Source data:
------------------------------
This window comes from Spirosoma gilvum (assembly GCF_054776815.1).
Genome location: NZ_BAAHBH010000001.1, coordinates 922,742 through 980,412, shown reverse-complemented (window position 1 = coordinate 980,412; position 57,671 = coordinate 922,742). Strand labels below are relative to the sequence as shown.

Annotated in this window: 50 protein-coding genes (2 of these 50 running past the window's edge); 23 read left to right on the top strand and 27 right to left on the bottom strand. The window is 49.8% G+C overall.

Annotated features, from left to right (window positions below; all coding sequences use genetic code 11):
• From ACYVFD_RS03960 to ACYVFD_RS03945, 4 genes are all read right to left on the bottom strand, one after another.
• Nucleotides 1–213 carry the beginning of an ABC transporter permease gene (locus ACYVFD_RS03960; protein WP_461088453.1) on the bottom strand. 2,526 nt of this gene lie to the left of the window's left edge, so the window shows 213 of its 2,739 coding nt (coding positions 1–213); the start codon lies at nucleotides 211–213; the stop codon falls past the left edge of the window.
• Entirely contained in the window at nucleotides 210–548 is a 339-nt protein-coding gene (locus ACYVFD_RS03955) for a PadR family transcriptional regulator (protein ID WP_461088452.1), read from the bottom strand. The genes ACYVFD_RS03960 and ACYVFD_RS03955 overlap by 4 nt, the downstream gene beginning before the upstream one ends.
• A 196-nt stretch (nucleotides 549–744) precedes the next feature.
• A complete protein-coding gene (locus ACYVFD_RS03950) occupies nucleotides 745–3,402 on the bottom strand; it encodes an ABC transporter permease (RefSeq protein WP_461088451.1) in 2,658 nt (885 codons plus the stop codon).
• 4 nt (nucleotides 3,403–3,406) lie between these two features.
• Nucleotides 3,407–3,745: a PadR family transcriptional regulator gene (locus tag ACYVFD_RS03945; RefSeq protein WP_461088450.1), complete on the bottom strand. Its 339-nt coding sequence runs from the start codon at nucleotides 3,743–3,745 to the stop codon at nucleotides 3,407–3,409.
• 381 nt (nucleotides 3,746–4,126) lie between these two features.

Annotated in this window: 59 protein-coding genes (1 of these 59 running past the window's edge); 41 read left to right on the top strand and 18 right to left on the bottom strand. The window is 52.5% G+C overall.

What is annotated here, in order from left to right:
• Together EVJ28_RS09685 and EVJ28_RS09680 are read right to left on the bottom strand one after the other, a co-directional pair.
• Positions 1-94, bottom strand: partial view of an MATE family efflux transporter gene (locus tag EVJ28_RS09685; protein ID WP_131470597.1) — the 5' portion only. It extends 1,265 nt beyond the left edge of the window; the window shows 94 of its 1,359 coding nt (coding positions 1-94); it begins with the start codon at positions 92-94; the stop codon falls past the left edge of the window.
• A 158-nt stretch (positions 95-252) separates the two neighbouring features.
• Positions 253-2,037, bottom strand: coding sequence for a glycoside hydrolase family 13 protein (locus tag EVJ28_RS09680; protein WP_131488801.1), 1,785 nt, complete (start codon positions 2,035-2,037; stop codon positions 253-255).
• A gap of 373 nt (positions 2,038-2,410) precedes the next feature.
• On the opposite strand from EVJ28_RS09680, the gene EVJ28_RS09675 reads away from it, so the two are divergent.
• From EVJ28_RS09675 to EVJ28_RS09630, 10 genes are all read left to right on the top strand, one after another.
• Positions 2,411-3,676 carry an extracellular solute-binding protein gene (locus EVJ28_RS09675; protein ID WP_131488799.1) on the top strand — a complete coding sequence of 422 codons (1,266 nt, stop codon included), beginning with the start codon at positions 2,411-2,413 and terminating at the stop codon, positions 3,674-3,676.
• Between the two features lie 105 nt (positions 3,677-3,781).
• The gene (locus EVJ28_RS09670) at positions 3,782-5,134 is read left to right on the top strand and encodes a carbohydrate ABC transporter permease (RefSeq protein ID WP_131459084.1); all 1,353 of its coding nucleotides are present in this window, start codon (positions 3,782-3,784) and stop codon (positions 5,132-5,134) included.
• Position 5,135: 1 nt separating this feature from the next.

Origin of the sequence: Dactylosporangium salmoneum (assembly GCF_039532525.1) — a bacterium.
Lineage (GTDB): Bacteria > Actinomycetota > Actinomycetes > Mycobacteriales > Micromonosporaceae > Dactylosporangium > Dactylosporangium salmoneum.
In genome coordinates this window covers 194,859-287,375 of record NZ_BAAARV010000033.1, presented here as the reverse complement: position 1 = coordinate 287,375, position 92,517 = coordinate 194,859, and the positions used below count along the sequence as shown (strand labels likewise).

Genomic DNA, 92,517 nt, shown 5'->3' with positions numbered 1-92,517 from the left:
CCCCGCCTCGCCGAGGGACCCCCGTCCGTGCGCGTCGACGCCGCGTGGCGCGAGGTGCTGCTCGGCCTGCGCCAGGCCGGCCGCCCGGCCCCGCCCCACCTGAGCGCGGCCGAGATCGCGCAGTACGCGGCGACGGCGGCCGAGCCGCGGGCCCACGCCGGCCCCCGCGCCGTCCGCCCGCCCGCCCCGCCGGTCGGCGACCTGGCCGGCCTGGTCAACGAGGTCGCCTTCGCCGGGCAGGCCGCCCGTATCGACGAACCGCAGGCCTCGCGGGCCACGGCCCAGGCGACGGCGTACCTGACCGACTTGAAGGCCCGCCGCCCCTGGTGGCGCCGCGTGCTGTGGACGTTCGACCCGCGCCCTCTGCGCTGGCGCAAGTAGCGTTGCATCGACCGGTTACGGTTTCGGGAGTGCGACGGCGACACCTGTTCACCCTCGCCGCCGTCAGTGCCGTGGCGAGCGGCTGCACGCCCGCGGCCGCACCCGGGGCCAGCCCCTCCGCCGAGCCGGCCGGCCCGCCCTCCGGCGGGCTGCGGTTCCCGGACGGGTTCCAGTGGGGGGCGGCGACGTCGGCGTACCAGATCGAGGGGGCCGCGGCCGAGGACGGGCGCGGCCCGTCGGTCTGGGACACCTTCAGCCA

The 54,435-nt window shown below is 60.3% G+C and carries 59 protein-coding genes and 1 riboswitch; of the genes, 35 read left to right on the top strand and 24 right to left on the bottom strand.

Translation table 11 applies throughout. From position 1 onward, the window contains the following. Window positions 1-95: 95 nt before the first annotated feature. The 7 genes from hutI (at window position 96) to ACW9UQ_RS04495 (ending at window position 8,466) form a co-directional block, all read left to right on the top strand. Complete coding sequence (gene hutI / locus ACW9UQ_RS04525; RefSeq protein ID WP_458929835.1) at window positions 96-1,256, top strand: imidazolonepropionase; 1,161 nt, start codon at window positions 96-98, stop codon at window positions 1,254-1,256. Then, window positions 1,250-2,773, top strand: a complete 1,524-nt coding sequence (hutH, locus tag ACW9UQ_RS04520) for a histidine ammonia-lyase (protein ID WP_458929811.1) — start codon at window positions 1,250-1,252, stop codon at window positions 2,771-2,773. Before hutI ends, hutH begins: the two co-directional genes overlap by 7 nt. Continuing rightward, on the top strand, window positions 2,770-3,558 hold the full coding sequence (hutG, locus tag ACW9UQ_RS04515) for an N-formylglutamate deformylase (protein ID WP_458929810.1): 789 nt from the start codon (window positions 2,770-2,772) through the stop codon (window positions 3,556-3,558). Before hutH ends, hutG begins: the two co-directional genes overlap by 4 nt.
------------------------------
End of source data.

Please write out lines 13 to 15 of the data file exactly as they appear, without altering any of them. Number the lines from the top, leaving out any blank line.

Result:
Annotated in this window: 59 protein-coding genes (1 of these 59 running past the window's edge); 41 read left to right on the top strand and 18 right to left on the bottom strand. The window is 52.5% G+C overall.

What is annotated here, in order from left to right:
• Together EVJ28_RS09685 and EVJ28_RS09680 are read right to left on the bottom strand one after the other, a co-directional pair.